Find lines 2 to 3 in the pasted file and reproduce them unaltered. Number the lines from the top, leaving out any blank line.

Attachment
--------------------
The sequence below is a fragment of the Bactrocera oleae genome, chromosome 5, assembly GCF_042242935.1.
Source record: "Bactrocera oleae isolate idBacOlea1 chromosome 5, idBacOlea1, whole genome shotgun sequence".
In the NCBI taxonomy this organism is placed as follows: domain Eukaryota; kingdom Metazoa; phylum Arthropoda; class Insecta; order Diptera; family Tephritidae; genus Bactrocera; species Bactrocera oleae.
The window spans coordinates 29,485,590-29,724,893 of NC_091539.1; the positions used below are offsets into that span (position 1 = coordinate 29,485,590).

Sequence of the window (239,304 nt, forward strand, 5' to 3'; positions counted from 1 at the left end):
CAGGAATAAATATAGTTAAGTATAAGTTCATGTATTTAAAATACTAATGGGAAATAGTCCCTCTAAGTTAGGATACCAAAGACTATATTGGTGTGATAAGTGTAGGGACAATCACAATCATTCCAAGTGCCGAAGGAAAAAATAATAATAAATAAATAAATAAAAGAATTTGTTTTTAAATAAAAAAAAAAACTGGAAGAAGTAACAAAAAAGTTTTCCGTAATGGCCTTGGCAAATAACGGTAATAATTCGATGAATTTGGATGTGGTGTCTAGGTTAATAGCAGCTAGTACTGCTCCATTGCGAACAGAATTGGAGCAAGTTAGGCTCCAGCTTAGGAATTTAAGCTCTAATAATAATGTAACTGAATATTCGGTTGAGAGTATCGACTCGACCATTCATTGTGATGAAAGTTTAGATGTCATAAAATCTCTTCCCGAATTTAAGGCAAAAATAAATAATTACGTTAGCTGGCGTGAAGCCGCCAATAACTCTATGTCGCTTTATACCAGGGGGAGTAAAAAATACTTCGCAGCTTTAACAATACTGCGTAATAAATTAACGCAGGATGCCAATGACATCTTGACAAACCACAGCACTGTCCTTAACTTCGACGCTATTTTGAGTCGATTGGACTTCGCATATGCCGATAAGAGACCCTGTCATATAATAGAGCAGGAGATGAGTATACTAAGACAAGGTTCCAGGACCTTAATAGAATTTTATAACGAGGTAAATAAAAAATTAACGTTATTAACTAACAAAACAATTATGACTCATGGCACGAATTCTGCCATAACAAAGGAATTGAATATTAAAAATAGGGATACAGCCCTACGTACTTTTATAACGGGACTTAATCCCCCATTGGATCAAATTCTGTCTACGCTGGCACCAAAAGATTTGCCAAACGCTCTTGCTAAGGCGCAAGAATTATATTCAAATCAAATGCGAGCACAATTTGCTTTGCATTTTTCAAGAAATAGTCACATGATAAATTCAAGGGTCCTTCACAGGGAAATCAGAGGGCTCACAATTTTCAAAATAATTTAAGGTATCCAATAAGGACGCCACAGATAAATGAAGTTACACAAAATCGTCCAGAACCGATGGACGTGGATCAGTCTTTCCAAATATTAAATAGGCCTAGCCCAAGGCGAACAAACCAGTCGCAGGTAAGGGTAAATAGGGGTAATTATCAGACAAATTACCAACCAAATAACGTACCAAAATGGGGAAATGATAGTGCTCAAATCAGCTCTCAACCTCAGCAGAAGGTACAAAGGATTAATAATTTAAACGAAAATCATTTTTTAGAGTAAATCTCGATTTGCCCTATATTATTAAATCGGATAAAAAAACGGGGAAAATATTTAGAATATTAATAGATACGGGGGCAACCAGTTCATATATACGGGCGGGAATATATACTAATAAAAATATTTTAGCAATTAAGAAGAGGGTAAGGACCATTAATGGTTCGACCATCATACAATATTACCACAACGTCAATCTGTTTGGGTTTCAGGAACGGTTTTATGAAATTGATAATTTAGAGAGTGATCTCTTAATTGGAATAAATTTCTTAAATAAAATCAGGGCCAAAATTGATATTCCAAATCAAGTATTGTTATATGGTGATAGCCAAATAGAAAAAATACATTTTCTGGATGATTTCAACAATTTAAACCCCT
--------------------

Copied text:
Source record: "Bactrocera oleae isolate idBacOlea1 chromosome 5, idBacOlea1, whole genome shotgun sequence".
In the NCBI taxonomy this organism is placed as follows: domain Eukaryota; kingdom Metazoa; phylum Arthropoda; class Insecta; order Diptera; family Tephritidae; genus Bactrocera; species Bactrocera oleae.